From the Promethean grotesqueries of Shelley to the splayed organ splatter-fests of the Grand Guignol, horror has always been a genre primarily preoccupied with the human body. It’s not difficult to ascertain why; the temptation to wrap one’s allegory in the veil of viscera is an offer too resplendent for an artist to ignore. The relative democratization of the horror film – remember, anyone with a few friends, a camera, and a bucket of fake blood can make one – works in tandem with the genre’s malleability to reiterate greater societal truths not inherent to the ennui of someone getting disemboweled. This mode of thinking, in theory, should harken back to the carnival barker theatrics of independent producers the likes of David F. Friedman or Roger Corman – you sell ‘em the steak, and you give ‘em the sizzle, as it were. In the new wave of modestly budgeted genre fare produced by studios whose goals lie in maintaining aesthetic cohesion rather than producing anything meaningful, however, the aims of the horror film began to shift.
Rather than continue using the genre’s obsession with flesh and blood to penetrate the collective id, the age of millennial horror has attempted to shift the genre’s focus from the body to the mind. The shift presents the viewer with horror of a different form: The titillation that accompanies a viewer watching a body that isn’t their own being perverted supplanted by their own subconscious fears being the main driving force of the thrill. A given viewer may never experience their body being mangled and maimed, but most of the audience will, at one point or another, inhale the noxious fumes of grief. This supposed maturation of genre ethos, deemed “elevated horror” by a certain sect of film critics with no working knowledge of the genre’s mechanics, seeks to foreground the subtext of the films that would proliferate the average 42nd Street cinema five decades prior. Why evoke mood through the ecology of filmmaking when one can evoke mood through exposition of character? This obsession with artistic preservation looms so large over the modern horror artist that they begin to forget the fundamental ligament that should act as the foundation of any worthwhile piece of art: entertainment.
With his latest film, X, Ti West co-opts the aesthetic trappings of these post-modern “elevated horror” films to Trojan Horse a true-blue 70s slasher film into mainstream multiplexes. For years, West has existed within the realm of echo cinema, a relatively new phenomenon where a text’s conversation with the aesthetic or thematic trappings of previous filmic works being the attraction in and of itself. This isn’t necessarily a point of derision; West’s greater body of work aping decades of genre iconography and allowing them to function on their own terms is an asset that more artists should strive towards. The film – which follows a group of adult filmmakers who find themselves fighting for their survival while trying to make a porno in rural Texas – acts not as a continuation of West’s echo cinema, but seemingly as a response to the greater movement towards “elevated horror.” Where the A24 logo goes, expectation follows. X is textually aware of this sort of brand recognition, using the character of RJ as an amalgam for West’s perceptions of audience brand knowledge and modern horror filmmaking pedantry. To have pretension about the importance of your art is tantamount to death. This perspective, entertainment for entertainment’s sake, is refreshing, offering a reprieve from the doldrums of modern art-horror with its back-to-basics approach to visceral thrill.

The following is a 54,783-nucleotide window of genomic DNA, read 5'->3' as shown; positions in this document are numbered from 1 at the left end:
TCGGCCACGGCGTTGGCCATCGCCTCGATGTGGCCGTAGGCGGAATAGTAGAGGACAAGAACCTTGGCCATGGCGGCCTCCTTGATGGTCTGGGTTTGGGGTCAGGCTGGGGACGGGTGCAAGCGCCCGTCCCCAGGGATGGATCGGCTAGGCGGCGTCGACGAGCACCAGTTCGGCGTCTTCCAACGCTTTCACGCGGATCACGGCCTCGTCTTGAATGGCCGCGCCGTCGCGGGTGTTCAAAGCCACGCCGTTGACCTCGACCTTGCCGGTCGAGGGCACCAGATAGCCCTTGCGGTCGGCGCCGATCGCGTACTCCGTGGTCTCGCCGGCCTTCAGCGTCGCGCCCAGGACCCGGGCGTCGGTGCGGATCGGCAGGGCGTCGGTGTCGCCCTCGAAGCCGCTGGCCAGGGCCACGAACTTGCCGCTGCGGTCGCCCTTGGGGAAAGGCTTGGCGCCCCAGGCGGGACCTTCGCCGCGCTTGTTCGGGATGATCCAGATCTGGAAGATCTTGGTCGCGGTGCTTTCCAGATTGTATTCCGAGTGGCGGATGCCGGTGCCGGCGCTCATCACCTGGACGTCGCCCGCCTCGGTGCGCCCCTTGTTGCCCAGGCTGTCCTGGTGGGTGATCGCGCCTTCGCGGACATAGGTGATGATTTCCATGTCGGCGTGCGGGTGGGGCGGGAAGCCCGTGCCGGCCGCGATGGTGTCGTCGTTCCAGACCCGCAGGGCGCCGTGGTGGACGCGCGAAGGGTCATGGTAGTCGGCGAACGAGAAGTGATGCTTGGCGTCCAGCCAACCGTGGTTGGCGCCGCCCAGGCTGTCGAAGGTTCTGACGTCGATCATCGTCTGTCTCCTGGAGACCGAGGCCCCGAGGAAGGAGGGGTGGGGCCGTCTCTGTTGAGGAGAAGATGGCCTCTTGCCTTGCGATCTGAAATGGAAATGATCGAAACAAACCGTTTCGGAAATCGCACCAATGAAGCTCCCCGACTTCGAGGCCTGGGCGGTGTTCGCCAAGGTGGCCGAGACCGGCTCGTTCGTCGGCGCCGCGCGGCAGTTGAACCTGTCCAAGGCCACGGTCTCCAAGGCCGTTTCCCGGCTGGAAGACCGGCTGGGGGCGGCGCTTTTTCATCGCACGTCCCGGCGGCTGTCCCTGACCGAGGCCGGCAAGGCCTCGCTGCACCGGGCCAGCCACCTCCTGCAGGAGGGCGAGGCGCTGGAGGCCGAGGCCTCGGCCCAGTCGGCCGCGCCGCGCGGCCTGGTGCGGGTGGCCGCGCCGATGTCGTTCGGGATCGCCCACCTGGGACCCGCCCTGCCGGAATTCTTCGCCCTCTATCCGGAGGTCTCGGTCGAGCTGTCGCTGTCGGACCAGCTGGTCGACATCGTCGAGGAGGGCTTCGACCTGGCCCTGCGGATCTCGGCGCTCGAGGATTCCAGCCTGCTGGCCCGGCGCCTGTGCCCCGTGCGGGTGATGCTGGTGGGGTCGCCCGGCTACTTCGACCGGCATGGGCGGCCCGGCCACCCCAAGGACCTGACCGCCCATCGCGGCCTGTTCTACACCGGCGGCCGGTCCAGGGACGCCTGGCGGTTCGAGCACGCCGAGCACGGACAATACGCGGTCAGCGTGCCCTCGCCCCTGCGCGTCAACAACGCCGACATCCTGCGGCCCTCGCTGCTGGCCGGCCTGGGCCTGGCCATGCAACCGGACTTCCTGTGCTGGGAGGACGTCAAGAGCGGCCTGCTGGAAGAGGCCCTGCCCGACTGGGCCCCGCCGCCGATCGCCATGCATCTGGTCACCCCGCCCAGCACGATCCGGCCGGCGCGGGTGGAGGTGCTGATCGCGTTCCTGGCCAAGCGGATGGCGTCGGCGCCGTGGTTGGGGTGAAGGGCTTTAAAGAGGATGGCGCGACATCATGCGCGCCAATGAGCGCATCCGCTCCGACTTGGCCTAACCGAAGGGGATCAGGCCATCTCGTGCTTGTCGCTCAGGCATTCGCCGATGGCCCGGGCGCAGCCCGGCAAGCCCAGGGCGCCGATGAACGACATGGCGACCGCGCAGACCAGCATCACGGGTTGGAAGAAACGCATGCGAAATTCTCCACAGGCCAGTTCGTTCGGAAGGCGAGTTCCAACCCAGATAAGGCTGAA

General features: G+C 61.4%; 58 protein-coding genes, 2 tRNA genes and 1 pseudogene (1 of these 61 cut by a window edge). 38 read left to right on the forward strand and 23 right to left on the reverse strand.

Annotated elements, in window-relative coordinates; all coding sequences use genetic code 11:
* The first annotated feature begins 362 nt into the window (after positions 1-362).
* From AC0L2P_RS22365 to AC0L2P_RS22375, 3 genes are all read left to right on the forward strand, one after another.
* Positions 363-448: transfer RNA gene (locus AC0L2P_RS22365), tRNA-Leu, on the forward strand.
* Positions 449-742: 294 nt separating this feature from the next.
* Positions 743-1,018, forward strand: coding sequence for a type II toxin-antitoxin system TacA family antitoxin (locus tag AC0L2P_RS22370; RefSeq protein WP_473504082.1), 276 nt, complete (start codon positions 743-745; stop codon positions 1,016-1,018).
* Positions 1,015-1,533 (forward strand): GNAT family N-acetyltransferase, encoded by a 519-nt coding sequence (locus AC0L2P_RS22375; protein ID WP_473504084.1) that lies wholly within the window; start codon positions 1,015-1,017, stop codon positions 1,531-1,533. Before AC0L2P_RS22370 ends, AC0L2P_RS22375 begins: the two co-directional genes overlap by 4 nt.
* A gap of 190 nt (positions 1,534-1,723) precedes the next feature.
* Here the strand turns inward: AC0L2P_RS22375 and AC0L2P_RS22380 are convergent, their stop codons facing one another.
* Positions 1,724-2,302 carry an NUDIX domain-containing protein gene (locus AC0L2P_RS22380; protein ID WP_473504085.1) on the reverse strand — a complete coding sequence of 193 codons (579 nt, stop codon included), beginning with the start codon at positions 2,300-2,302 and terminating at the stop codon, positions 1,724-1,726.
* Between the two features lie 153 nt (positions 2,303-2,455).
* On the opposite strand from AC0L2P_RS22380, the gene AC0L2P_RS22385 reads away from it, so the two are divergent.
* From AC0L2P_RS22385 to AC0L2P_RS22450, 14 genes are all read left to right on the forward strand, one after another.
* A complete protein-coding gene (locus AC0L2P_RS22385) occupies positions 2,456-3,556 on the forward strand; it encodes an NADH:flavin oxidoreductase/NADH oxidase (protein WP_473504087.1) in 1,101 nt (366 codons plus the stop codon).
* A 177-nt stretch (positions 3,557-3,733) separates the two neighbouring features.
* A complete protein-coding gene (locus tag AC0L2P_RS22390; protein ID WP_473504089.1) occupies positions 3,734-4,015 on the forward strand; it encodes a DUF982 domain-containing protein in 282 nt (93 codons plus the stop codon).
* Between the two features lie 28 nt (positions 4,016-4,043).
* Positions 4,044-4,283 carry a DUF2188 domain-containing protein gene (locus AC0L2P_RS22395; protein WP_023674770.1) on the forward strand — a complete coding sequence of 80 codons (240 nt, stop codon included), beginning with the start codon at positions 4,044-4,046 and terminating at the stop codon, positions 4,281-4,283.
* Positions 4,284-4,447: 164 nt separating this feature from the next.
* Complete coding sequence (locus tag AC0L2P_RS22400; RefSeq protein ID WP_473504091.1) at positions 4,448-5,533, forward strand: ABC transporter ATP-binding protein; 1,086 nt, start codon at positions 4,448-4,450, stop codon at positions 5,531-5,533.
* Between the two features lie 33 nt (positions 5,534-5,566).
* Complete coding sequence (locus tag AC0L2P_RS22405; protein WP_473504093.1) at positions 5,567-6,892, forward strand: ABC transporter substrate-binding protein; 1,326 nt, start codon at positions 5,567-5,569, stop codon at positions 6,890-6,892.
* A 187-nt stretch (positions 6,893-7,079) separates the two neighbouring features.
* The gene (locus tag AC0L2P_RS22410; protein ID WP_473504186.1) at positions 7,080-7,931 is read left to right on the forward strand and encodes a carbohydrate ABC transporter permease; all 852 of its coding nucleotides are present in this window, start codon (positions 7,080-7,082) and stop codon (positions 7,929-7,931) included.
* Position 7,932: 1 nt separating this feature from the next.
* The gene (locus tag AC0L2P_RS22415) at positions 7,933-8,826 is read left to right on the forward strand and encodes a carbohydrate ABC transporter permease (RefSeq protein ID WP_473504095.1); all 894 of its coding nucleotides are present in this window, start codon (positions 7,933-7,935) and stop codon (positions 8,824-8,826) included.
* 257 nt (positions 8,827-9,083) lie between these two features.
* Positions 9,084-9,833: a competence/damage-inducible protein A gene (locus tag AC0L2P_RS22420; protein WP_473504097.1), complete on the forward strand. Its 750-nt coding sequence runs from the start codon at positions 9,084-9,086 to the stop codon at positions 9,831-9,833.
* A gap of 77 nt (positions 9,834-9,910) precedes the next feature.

The camera spends as much time lingering in negative space as it does gleefully relishing in synaptic nerves being pulled from eye sockets. As the characters seek liberation through a consensual capturing of their sexual escapades, so, too, does the audience seek liberation in the voyeuristic excesses of a body’s destruction. If West is to be commended for any one thing – and in this context, he is to be commended for many – it is the reestablishment of the body as the horror film’s most valuable asset. One can only hope that this signifies some kind of greater trend, though if upcoming films like Alex Garland’s tiresome Men are to be considered, one can only see West’s efforts as a fool’s errand. As true as this may be, it’s cathartic to see him try.